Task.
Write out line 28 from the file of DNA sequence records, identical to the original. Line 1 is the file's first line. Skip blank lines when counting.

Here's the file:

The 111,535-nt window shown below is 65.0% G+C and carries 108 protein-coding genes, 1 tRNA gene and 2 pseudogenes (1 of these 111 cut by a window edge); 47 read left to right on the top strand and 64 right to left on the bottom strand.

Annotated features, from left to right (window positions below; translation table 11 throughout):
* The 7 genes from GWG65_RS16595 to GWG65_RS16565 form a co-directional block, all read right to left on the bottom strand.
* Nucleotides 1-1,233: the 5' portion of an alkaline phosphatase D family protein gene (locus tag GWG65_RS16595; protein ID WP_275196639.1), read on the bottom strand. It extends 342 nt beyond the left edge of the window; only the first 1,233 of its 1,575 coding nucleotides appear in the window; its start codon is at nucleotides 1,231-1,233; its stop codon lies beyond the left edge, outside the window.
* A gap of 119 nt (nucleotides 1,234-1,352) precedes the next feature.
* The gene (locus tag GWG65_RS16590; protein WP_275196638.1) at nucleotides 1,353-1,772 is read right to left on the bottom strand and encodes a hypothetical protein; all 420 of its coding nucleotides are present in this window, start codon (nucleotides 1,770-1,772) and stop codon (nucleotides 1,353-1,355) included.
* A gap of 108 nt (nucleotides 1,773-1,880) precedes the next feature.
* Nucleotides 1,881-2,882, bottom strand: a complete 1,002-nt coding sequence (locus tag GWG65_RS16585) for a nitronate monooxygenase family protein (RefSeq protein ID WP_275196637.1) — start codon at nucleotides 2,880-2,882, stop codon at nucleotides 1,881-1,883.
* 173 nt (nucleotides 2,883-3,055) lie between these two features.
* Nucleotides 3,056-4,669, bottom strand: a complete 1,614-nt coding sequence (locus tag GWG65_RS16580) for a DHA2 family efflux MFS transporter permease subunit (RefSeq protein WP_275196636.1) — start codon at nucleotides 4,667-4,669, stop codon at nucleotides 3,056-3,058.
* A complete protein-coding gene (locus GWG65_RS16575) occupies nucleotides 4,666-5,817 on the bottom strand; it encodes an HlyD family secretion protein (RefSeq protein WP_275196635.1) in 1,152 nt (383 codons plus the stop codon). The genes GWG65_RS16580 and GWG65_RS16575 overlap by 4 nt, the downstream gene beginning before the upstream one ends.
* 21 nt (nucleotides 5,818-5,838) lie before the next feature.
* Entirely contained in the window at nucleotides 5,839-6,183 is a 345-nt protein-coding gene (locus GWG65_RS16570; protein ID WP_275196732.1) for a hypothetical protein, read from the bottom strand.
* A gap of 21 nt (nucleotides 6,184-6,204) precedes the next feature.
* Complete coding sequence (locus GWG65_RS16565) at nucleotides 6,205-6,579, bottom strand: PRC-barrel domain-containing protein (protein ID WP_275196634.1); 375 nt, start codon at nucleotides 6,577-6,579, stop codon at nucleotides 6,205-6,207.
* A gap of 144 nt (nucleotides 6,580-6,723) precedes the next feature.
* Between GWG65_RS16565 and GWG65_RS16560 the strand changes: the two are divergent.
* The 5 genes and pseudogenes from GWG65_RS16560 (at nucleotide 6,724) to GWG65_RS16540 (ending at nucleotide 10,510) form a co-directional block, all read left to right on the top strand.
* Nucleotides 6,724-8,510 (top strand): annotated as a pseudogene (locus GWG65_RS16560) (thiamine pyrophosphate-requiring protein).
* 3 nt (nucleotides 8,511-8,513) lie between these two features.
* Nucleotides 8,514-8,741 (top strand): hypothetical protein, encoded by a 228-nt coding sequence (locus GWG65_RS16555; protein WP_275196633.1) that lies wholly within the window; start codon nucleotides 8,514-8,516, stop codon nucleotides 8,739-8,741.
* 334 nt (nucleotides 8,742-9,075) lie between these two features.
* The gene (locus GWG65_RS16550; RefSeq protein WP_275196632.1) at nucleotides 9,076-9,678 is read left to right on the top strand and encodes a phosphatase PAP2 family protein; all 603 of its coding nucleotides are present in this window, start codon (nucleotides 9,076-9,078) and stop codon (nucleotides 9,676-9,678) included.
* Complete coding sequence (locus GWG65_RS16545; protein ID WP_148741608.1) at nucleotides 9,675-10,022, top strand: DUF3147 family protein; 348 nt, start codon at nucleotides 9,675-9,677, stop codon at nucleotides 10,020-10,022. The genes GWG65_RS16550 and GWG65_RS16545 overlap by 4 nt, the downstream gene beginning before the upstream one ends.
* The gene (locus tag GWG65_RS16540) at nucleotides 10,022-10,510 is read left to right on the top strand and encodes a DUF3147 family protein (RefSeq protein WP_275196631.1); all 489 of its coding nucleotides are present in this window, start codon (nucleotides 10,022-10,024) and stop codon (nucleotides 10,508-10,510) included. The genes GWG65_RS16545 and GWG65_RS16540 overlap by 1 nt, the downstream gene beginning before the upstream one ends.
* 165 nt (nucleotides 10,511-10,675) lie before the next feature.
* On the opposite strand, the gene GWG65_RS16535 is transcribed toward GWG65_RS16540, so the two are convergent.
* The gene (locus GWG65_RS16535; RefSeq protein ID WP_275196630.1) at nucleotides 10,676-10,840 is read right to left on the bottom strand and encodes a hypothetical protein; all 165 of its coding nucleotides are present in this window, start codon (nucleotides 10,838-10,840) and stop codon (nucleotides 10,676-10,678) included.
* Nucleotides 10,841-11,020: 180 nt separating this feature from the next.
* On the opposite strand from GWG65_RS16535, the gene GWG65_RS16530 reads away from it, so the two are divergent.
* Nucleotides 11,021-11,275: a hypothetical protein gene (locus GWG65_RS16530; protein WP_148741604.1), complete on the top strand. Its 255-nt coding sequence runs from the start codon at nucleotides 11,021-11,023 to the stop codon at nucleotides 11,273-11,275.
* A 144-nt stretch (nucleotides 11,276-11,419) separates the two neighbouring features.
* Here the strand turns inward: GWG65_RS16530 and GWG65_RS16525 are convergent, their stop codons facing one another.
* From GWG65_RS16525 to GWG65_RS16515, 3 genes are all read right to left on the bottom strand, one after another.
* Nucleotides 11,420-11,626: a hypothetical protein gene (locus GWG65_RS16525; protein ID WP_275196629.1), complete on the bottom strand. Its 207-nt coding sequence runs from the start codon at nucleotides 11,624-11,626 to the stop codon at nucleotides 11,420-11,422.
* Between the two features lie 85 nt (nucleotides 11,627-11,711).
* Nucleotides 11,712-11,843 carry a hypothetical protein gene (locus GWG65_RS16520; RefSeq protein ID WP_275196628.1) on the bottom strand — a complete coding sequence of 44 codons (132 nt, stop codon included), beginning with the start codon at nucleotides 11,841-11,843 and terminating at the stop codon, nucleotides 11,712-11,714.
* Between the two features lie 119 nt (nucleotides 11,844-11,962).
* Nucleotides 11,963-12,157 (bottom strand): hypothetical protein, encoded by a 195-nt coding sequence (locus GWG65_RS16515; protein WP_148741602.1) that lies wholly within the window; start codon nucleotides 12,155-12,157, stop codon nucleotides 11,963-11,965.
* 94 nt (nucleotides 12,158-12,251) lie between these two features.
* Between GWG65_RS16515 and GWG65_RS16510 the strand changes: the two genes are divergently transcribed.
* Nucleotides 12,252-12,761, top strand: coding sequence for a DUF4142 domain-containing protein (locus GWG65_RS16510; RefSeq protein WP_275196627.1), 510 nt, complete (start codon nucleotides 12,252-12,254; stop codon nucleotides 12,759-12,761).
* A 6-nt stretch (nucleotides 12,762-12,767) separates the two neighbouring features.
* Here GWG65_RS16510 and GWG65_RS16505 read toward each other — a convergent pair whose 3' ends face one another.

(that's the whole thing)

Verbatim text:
* The gene (locus GWG65_RS16535; RefSeq protein ID WP_275196630.1) at nucleotides 10,676-10,840 is read right to left on the bottom strand and encodes a hypothetical protein; all 165 of its coding nucleotides are present in this window, start codon (nucleotides 10,838-10,840) and stop codon (nucleotides 10,676-10,678) included.